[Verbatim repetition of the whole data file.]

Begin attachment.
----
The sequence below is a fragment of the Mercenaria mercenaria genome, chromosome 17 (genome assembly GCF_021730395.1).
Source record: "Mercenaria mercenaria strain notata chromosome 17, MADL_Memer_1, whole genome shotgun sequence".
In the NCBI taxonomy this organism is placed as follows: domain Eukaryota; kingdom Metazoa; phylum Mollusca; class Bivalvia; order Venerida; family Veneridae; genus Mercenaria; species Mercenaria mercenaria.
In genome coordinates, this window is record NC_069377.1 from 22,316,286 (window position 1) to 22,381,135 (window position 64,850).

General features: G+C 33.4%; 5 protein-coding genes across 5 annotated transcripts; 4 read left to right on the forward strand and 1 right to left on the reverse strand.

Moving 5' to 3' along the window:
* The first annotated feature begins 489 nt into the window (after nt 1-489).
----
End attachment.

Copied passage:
The sequence below is a fragment of the Mercenaria mercenaria genome, chromosome 17 (genome assembly GCF_021730395.1).
Source record: "Mercenaria mercenaria strain notata chromosome 17, MADL_Memer_1, whole genome shotgun sequence".
In the NCBI taxonomy this organism is placed as follows: domain Eukaryota; kingdom Metazoa; phylum Mollusca; class Bivalvia; order Venerida; family Veneridae; genus Mercenaria; species Mercenaria mercenaria.
In genome coordinates, this window is record NC_069377.1 from 22,316,286 (window position 1) to 22,381,135 (window position 64,850).

General features: G+C 33.4%; 5 protein-coding genes across 5 annotated transcripts; 4 read left to right on the forward strand and 1 right to left on the reverse strand.

Moving 5' to 3' along the window:
* The first annotated feature begins 489 nt into the window (after nt 1-489).